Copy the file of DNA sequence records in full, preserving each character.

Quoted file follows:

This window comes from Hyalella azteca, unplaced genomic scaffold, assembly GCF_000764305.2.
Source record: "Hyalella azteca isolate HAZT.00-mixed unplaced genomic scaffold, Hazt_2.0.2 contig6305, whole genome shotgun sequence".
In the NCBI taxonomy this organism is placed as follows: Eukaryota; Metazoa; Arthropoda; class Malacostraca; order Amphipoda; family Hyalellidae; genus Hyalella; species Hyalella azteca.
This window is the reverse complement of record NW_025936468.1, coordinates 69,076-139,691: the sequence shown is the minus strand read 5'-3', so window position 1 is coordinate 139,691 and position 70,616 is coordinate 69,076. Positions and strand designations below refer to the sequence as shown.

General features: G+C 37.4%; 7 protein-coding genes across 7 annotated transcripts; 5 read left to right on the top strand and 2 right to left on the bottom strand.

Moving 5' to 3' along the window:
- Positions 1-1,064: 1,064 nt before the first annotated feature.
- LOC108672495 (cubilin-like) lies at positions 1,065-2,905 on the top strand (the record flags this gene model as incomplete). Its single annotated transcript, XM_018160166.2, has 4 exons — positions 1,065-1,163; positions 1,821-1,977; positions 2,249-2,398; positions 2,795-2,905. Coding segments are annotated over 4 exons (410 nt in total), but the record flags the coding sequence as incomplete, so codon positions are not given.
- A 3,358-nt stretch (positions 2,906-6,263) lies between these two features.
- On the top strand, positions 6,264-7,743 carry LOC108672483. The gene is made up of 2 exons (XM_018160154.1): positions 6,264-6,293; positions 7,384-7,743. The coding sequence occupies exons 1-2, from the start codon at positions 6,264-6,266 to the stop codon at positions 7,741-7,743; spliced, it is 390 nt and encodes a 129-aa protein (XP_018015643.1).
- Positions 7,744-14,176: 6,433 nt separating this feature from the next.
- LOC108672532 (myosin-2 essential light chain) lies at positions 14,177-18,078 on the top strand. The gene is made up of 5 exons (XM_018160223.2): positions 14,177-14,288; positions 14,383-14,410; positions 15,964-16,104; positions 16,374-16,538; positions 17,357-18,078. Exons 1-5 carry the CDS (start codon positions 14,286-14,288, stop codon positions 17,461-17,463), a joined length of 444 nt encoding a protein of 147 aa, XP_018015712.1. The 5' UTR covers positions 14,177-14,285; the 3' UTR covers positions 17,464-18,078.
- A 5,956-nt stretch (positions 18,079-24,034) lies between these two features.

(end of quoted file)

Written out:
This window comes from Hyalella azteca, unplaced genomic scaffold, assembly GCF_000764305.2.
Source record: "Hyalella azteca isolate HAZT.00-mixed unplaced genomic scaffold, Hazt_2.0.2 contig6305, whole genome shotgun sequence".
In the NCBI taxonomy this organism is placed as follows: Eukaryota; Metazoa; Arthropoda; class Malacostraca; order Amphipoda; family Hyalellidae; genus Hyalella; species Hyalella azteca.
This window is the reverse complement of record NW_025936468.1, coordinates 69,076-139,691: the sequence shown is the minus strand read 5'-3', so window position 1 is coordinate 139,691 and position 70,616 is coordinate 69,076. Positions and strand designations below refer to the sequence as shown.

General features: G+C 37.4%; 7 protein-coding genes across 7 annotated transcripts; 5 read left to right on the top strand and 2 right to left on the bottom strand.

Moving 5' to 3' along the window:
- Positions 1-1,064: 1,064 nt before the first annotated feature.
- LOC108672495 (cubilin-like) lies at positions 1,065-2,905 on the top strand (the record flags this gene model as incomplete). Its single annotated transcript, XM_018160166.2, has 4 exons — positions 1,065-1,163; positions 1,821-1,977; positions 2,249-2,398; positions 2,795-2,905. Coding segments are annotated over 4 exons (410 nt in total), but the record flags the coding sequence as incomplete, so codon positions are not given.
- A 3,358-nt stretch (positions 2,906-6,263) lies between these two features.
- On the top strand, positions 6,264-7,743 carry LOC108672483. The gene is made up of 2 exons (XM_018160154.1): positions 6,264-6,293; positions 7,384-7,743. The coding sequence occupies exons 1-2, from the start codon at positions 6,264-6,266 to the stop codon at positions 7,741-7,743; spliced, it is 390 nt and encodes a 129-aa protein (XP_018015643.1).
- Positions 7,744-14,176: 6,433 nt separating this feature from the next.
- LOC108672532 (myosin-2 essential light chain) lies at positions 14,177-18,078 on the top strand. The gene is made up of 5 exons (XM_018160223.2): positions 14,177-14,288; positions 14,383-14,410; positions 15,964-16,104; positions 16,374-16,538; positions 17,357-18,078. Exons 1-5 carry the CDS (start codon positions 14,286-14,288, stop codon positions 17,461-17,463), a joined length of 444 nt encoding a protein of 147 aa, XP_018015712.1. The 5' UTR covers positions 14,177-14,285; the 3' UTR covers positions 17,464-18,078.
- A 5,956-nt stretch (positions 18,079-24,034) lies between these two features.